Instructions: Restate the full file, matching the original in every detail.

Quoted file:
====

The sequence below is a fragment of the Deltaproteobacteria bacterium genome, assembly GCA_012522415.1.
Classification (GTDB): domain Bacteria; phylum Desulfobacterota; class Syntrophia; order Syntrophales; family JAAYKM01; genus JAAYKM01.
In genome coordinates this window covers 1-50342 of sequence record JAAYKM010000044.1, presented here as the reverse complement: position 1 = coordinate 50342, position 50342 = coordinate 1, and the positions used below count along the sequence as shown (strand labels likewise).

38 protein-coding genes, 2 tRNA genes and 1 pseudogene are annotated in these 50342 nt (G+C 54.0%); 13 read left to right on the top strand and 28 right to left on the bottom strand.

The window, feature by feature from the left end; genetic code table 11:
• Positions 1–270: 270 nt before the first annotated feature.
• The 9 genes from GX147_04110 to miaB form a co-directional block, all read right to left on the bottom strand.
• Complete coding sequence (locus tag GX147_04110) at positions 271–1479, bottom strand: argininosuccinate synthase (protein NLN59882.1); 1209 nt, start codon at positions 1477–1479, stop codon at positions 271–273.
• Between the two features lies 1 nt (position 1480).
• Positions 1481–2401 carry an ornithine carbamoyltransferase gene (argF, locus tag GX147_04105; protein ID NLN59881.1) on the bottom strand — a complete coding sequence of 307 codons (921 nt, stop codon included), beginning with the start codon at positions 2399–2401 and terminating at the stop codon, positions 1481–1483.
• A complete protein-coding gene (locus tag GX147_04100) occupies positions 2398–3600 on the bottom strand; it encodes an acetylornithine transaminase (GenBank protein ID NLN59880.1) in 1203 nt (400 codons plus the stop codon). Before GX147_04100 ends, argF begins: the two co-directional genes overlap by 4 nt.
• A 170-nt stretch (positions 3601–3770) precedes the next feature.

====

The sequence below is a fragment of the Deltaproteobacteria bacterium genome, assembly GCA_012522415.1.
Classification (GTDB): domain Bacteria; phylum Desulfobacterota; class Syntrophia; order Syntrophales; family JAAYKM01; genus JAAYKM01.
In genome coordinates this window covers 1-50342 of sequence record JAAYKM010000044.1, presented here as the reverse complement: position 1 = coordinate 50342, position 50342 = coordinate 1, and the positions used below count along the sequence as shown (strand labels likewise).

38 protein-coding genes, 2 tRNA genes and 1 pseudogene are annotated in these 50342 nt (G+C 54.0%); 13 read left to right on the top strand and 28 right to left on the bottom strand.

The window, feature by feature from the left end; genetic code table 11:
• Positions 1–270: 270 nt before the first annotated feature.
• The 9 genes from GX147_04110 to miaB form a co-directional block, all read right to left on the bottom strand.
• Complete coding sequence (locus tag GX147_04110) at positions 271–1479, bottom strand: argininosuccinate synthase (protein NLN59882.1); 1209 nt, start codon at positions 1477–1479, stop codon at positions 271–273.
• Between the two features lies 1 nt (position 1480).
• Positions 1481–2401 carry an ornithine carbamoyltransferase gene (argF, locus tag GX147_04105; protein ID NLN59881.1) on the bottom strand — a complete coding sequence of 307 codons (921 nt, stop codon included), beginning with the start codon at positions 2399–2401 and terminating at the stop codon, positions 1481–1483.
• A complete protein-coding gene (locus tag GX147_04100) occupies positions 2398–3600 on the bottom strand; it encodes an acetylornithine transaminase (GenBank protein ID NLN59880.1) in 1203 nt (400 codons plus the stop codon). Before GX147_04100 ends, argF begins: the two co-directional genes overlap by 4 nt.
• A 170-nt stretch (positions 3601–3770) precedes the next feature.